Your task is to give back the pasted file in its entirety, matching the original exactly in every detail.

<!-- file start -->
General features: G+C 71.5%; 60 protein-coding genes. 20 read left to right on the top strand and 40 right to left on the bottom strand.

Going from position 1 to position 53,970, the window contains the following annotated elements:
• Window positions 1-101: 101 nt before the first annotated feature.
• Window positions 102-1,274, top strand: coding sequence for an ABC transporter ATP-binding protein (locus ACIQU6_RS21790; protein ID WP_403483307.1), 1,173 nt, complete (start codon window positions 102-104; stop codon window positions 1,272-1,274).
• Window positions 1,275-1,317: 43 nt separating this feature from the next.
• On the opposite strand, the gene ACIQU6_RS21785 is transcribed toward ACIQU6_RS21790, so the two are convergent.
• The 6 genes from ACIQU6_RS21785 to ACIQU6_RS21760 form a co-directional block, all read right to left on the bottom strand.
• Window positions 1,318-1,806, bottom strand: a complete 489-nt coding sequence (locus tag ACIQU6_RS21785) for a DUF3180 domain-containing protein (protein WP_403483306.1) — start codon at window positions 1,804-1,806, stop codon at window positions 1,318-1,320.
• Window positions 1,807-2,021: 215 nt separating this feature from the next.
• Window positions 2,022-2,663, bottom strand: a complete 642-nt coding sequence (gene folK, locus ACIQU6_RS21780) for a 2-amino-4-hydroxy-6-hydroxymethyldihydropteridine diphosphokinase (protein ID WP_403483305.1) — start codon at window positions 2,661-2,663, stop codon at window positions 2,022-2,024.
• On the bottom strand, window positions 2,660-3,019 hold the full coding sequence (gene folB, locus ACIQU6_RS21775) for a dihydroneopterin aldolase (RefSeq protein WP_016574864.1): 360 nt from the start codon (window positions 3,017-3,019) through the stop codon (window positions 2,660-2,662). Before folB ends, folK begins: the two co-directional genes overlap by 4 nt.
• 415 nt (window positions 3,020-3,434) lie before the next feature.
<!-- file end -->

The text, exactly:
General features: G+C 71.5%; 60 protein-coding genes. 20 read left to right on the top strand and 40 right to left on the bottom strand.

Going from position 1 to position 53,970, the window contains the following annotated elements:
• Window positions 1-101: 101 nt before the first annotated feature.
• Window positions 102-1,274, top strand: coding sequence for an ABC transporter ATP-binding protein (locus ACIQU6_RS21790; protein ID WP_403483307.1), 1,173 nt, complete (start codon window positions 102-104; stop codon window positions 1,272-1,274).
• Window positions 1,275-1,317: 43 nt separating this feature from the next.
• On the opposite strand, the gene ACIQU6_RS21785 is transcribed toward ACIQU6_RS21790, so the two are convergent.
• The 6 genes from ACIQU6_RS21785 to ACIQU6_RS21760 form a co-directional block, all read right to left on the bottom strand.
• Window positions 1,318-1,806, bottom strand: a complete 489-nt coding sequence (locus tag ACIQU6_RS21785) for a DUF3180 domain-containing protein (protein WP_403483306.1) — start codon at window positions 1,804-1,806, stop codon at window positions 1,318-1,320.
• Window positions 1,807-2,021: 215 nt separating this feature from the next.
• Window positions 2,022-2,663, bottom strand: a complete 642-nt coding sequence (gene folK, locus ACIQU6_RS21780) for a 2-amino-4-hydroxy-6-hydroxymethyldihydropteridine diphosphokinase (protein ID WP_403483305.1) — start codon at window positions 2,661-2,663, stop codon at window positions 2,022-2,024.
• On the bottom strand, window positions 2,660-3,019 hold the full coding sequence (gene folB, locus ACIQU6_RS21775) for a dihydroneopterin aldolase (RefSeq protein WP_016574864.1): 360 nt from the start codon (window positions 3,017-3,019) through the stop codon (window positions 2,660-2,662). Before folB ends, folK begins: the two co-directional genes overlap by 4 nt.
• 415 nt (window positions 3,020-3,434) lie before the next feature.